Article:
Environmental Health Equity
Environmental Health Equity on NM Tracking
Environmental health equity (EHE) is at the intersection of environmental ethics and public health, with under-resourced communities bearing the burden of higher environmental exposures. The disproportionate contact with environmental pollutants and resulting health effects impact science, society, and health.
The federal government, through the United States Environmental Protection Agency (EPA), keeps track of areas with dangerous waste (like old factories or mines) called Superfund sites and works to get them cleaned up. In New Mexico, there are currently 15 active Superfund sites (see maps). An additional five sites have been cleaned up and are no longer designated as Superfund sites.
The maps also show the CDC-based Social Vulnerability Index (SVI) by small area in shades of purple. The darker purple means that there is a higher percentage of people living in that area (compared to other areas) that score higher on the SVI. The SVI combines measures of socioeconomic status, household composition and disability, racial and ethnic minority status and language, housing type and transportation, and healthcare access. Higher scores indicate more vulnerability. Most Superfund sites are in dark purple areas, corresponding to higher SVI or more under-resourced communities. Similarly, zooming in on Bernalillo County shows that the three Superfund sites are all located in under-resourced communities.
An example of a current Superfund site, Eagle Picher Carefree Battery, a former electronics and battery manufacturing plant and municipal landfill, in Socorro County was listed as a Superfund site in 2007. The main substances of concern are trichloroethylene (TCE) and 1,4-dioxane, both of which are in the groundwater. According to the International Agency for Research on Cancer (IARC), TCE is cancer-causing in humans. The primary cancer associated with TCE exposure is kidney cancer, although there is some evidence for liver cancer, prostate cancer, and breast cancer. IARC classifies 1,4-dioxane as possibly cancer-causing in humans, namely liver and nasal cavity tumors. Concerned community members living in Socorro County have previously contacted the New Mexico Cancer Concerns Workgroup (CCW, a collaboration between NMDOH and NM Tumor Registry) about perceived elevated cancer cases in their community. The CCW found that certain census tracts in Socorro County near the Superfund site had similar incidence rates of cancer (kidney, liver, and all cancers) to the rest of New Mexico. The CCW continues to monitor cancer rates in this community and other communities near Superfund sites. In addition to clean up work done by the United States Environmental Protection Agency (EPA) and NM Environment Department (NMED), EPA hosted an informational meeting in the fall of 2021 with NMED, NMDOH, and residents of Socorro to form a Community Advisory Group (CAG). CAGs offer a unique opportunity for communities to voice their concerns and needs related to Superfund site cleanup.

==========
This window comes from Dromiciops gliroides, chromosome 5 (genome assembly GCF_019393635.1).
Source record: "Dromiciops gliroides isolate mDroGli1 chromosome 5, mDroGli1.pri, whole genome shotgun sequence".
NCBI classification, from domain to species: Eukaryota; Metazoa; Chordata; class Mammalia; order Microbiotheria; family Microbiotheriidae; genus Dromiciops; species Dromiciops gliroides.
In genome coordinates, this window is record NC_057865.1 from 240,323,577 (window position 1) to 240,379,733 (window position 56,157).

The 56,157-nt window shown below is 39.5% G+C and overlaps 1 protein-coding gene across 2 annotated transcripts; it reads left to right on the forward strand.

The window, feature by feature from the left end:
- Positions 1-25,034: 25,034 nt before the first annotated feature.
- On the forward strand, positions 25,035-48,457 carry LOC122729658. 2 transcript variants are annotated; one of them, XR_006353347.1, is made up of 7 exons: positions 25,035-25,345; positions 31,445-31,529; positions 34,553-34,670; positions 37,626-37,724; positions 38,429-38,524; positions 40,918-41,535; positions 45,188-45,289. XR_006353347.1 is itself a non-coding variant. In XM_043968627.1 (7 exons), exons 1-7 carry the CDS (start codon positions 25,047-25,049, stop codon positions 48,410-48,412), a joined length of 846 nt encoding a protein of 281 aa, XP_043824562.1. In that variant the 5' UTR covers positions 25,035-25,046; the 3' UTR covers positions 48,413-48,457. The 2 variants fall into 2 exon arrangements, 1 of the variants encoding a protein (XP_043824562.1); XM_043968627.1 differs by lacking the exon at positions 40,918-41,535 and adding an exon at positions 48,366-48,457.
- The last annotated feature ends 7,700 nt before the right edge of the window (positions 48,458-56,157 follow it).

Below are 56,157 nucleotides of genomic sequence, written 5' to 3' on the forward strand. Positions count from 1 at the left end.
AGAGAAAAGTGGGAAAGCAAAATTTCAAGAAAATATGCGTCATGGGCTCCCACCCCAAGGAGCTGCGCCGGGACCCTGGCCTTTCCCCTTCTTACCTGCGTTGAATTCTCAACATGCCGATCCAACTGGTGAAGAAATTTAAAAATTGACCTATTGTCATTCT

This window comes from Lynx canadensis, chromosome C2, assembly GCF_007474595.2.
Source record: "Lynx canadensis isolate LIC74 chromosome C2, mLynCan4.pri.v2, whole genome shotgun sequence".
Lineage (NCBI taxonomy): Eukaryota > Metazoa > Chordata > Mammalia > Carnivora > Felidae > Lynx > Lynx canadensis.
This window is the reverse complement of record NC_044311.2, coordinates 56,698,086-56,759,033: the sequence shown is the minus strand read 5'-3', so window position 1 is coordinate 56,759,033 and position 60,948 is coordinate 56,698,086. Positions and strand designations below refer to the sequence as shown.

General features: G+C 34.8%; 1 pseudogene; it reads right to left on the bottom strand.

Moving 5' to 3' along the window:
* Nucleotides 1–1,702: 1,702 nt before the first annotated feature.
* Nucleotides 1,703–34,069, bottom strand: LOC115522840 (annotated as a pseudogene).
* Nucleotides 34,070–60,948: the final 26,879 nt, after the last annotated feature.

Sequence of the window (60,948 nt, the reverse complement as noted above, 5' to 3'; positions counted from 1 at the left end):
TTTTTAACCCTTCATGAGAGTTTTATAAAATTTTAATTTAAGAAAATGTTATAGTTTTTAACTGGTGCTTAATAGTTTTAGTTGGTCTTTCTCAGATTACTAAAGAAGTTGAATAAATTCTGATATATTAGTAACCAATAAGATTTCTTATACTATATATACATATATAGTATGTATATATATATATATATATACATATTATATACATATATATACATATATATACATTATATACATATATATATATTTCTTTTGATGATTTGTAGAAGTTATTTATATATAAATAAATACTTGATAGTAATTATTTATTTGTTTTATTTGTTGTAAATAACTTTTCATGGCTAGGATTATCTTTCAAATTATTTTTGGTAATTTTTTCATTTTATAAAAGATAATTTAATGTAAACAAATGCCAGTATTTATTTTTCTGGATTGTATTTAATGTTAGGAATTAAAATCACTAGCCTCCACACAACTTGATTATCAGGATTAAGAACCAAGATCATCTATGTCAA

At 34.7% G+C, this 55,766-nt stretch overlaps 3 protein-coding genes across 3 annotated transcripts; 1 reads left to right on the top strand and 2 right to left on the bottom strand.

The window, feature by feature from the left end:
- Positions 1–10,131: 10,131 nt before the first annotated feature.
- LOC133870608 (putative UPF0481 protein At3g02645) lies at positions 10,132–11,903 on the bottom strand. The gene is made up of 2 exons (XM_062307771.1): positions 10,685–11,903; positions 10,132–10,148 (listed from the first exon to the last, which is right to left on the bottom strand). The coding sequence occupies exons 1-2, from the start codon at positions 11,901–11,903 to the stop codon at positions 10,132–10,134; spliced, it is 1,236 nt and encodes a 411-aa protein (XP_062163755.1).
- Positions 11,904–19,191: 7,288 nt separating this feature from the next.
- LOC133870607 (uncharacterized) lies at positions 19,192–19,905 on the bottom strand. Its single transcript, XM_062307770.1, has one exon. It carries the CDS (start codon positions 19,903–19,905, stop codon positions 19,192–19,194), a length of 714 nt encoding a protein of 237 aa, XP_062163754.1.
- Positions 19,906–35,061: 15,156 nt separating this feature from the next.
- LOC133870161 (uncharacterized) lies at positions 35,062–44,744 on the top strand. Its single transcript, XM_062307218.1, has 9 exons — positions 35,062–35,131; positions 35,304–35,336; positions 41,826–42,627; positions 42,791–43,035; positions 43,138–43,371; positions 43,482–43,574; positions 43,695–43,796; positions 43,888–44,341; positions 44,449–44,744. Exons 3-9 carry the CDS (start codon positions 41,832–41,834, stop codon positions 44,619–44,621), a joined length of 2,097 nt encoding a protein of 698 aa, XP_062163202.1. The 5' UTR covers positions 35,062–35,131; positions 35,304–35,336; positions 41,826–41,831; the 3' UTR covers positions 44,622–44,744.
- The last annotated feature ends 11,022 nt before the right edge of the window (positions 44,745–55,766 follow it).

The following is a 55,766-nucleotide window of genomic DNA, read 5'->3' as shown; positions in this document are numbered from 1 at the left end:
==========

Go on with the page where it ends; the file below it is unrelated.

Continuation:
Environmental justice refers to the fair treatment and meaningful opportunities for involvement of all New Mexicans regarding the development and enforcement of environmental laws and regulations.
Health equity means that everyone has a fair and just opportunity to be as healthy as possible. To achieve this, we must remove obstacles to health -- such as poverty, discrimination, and deep power imbalances -- and their consequences, including lack of access to good jobs with fair pay, quality education and housing, safe environments, and health care.
Racism is the systemic oppression of a racial group to the social, economic, and political advantage of another.
Social Determinants of Health
Social determinants of health refer to the underlying community-wide social, economic, and physical conditions in which people are born, grow, live, work, and age. They affect a wide range of health, functioning, and quality-of-life outcomes and risks. These determinants and their unequal distribution according to social position result in differences in health status between population groups that are avoidable and unfair.
Tribal sovereignty ensures that New Mexico's 23 Tribes, Pueblos, and Nations enjoy a significant degree of independence and self-determination in their decision-making and governance over: their own laws and policies; interaction with federal, state, and local government; engagement in business, commercial, and governmental activities; and administering a wide range of public services - law enforcement, housing, social services, elder care, environmental protection, and health and safety programs. Tribal sovereignty also helps to preserve and protect their unique cultural heritage.